Monday, September 29, 2008

Obama vs. McCain and Animal Rights Legislation as the President

The HSUS has endorsed Obama for president. You can see their message here -

http://hslf.typepad.com/political_animal/2008/09/humane-society.html

Sadly though, as stated below, “…neither a President Obama nor a President McCain will do anything to seriously advance animal rights.”

Yet, the article does state that Obama is the better choice for those interested in seeing positive legislation helping animals. “Obama is generally more receptive than his opponents to animal welfare and animal protection legislation, though he is not a leader. Like, say, Dennis Kucinich.”

Ultimately though, both parties usually bend down to industry vs. true animal concerns. As stated below, “For folks hoping for more radical change, neither of the major two parties offers anything. The above scorecard shows how the political climate prevents all but the most limited attempts at advancing animals' interests from even getting on the legislative docket….On the flip side, animal industries have found Congress an easy venue for expanding legislation (the AETA) picking out those animal and environmental activists who commit violent acts and damage property as deserving greater punishment than activists using those tactics to further other causes. Neither presidential candidate blocked the bill when it passed by unanimous consent, but Obama did put the bill in context…”

Article:

The elections and animal law

http://hcb.typepad.com/hounded_cowed_badgered/2008/09/
the-presidential-candidates-and-animal-law.html

The lobbying wing of the Humane Society of the United States has endorsed Barack Obama for President. Earlier posts, here and here, by blogger and animal-legislation expert Michael Markarian spotlighted the records of senators Obama and McCain on animal welfare. From an animal welfare perspective, the endorsement is no doubt the right choice. As the lobby's latest Humane Scorecard shows, Obama is generally more receptive than his opponents to animal welfare and animal protection legislation, though he is not a leader. Like, say, Dennis Kucinich.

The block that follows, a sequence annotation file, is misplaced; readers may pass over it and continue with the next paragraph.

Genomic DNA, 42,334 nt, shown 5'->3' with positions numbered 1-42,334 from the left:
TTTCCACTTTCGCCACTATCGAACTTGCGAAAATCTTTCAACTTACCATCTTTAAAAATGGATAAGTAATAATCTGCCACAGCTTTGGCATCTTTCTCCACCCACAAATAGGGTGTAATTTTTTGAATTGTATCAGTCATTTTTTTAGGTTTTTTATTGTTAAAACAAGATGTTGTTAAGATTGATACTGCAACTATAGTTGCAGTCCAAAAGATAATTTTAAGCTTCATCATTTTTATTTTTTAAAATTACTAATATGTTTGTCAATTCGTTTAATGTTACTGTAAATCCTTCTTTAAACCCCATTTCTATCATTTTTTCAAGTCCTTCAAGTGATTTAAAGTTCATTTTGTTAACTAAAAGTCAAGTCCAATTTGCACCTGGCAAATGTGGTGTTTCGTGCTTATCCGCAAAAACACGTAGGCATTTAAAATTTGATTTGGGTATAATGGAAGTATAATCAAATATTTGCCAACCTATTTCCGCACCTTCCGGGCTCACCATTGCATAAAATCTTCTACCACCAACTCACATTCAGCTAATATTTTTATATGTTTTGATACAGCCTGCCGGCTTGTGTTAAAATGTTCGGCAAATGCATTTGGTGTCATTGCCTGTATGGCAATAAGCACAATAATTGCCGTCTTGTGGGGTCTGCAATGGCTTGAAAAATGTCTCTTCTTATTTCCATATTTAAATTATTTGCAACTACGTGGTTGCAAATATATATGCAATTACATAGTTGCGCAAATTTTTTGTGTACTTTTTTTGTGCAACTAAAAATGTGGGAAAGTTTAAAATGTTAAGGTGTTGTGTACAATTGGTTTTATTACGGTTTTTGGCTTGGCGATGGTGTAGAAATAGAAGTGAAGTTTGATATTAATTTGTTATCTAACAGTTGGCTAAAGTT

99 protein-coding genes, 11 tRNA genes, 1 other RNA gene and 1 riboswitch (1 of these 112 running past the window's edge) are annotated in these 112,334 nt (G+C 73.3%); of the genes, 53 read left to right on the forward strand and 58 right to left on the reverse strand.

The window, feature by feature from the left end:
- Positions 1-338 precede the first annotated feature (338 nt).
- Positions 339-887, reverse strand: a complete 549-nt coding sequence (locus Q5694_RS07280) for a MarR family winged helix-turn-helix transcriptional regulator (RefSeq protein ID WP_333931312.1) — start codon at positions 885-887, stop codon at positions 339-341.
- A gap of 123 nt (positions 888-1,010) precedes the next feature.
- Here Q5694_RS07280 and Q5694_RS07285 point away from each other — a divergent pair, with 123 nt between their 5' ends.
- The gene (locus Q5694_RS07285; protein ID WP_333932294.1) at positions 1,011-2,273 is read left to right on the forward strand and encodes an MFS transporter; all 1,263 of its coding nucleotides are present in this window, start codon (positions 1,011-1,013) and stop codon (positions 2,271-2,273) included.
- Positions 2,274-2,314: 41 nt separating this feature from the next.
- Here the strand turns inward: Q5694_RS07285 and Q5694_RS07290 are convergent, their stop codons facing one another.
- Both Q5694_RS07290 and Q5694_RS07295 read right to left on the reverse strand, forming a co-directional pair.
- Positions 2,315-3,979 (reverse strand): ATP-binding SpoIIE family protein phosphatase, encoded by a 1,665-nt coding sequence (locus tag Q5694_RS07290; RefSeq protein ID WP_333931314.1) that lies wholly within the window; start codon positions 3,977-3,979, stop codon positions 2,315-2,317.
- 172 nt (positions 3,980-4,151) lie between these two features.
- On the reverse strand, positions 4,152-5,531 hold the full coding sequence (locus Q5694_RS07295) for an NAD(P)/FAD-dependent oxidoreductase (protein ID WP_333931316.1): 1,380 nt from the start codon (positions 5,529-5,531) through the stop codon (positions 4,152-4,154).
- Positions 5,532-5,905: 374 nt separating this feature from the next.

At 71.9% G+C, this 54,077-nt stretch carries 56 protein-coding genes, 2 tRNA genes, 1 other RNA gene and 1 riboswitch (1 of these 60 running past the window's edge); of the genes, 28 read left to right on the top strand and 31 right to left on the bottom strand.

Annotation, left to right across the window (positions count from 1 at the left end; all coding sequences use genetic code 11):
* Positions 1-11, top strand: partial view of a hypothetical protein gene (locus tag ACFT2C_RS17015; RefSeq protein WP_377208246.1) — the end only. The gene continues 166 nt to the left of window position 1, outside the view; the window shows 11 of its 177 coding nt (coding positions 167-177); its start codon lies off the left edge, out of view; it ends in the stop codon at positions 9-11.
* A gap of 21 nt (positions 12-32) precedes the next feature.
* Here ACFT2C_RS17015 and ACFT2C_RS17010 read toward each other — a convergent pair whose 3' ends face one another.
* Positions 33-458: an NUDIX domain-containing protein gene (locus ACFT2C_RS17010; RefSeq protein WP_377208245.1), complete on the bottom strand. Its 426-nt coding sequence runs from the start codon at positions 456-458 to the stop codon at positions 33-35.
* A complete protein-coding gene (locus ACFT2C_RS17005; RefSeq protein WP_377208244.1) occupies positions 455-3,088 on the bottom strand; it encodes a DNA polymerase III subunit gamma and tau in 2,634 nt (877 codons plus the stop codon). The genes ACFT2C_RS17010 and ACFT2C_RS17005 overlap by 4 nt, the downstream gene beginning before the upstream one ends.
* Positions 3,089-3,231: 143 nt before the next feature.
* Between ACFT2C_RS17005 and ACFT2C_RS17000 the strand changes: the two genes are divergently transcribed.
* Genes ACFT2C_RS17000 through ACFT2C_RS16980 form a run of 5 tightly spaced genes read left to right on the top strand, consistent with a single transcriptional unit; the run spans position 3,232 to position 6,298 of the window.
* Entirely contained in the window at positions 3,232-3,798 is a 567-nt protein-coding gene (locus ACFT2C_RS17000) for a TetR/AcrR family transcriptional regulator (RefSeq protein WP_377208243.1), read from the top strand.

For folks hoping for more radical change, neither of the major two parties offers anything. The above scorecard shows how the political climate prevents all but the most limited attempts at advancing animals' interests from even getting on the legislative docket. To the extent that any large scale animal protection (i.e., protection from humans) occurs, it happens as part of already existing environmental regimes. On the flip side, animal industries have found Congress an easy venue for expanding legislation (the AETA) picking out those animal and environmental activists who commit violent acts and damage property as deserving greater punishment than activists using those tactics to further other causes. Neither presidential candidate blocked the bill when it passed by unanimous consent, but Obama did put the bill in context (hat tip: Green is the New Red).

I don't know anyone who votes on animal issues alone (I do not), but such single-minded voters should consider third parties. Even progressive third parties, however, only rarely call for outright bans on certain animal practices. The strongest animal-related proposal in the Socialist Party USA platform is a ban on animal testing for consumer products. The Green Party platform endorses a "phase-out" of such testing. Still, these parties offers more than the Democrats, whose platform contains nothing positive on animals and promises to "open millions of new acres of land to public hunting and fishing" and the GOP, whose platform, less specifically, calls for public "access to public lands for recreational activities such as hunting, hiking, and fishing." Absent a vegan revelation (join with me in prayer, fellow religious vegans), neither a President Obama nor a President McCain will do anything to seriously advance animal rights.

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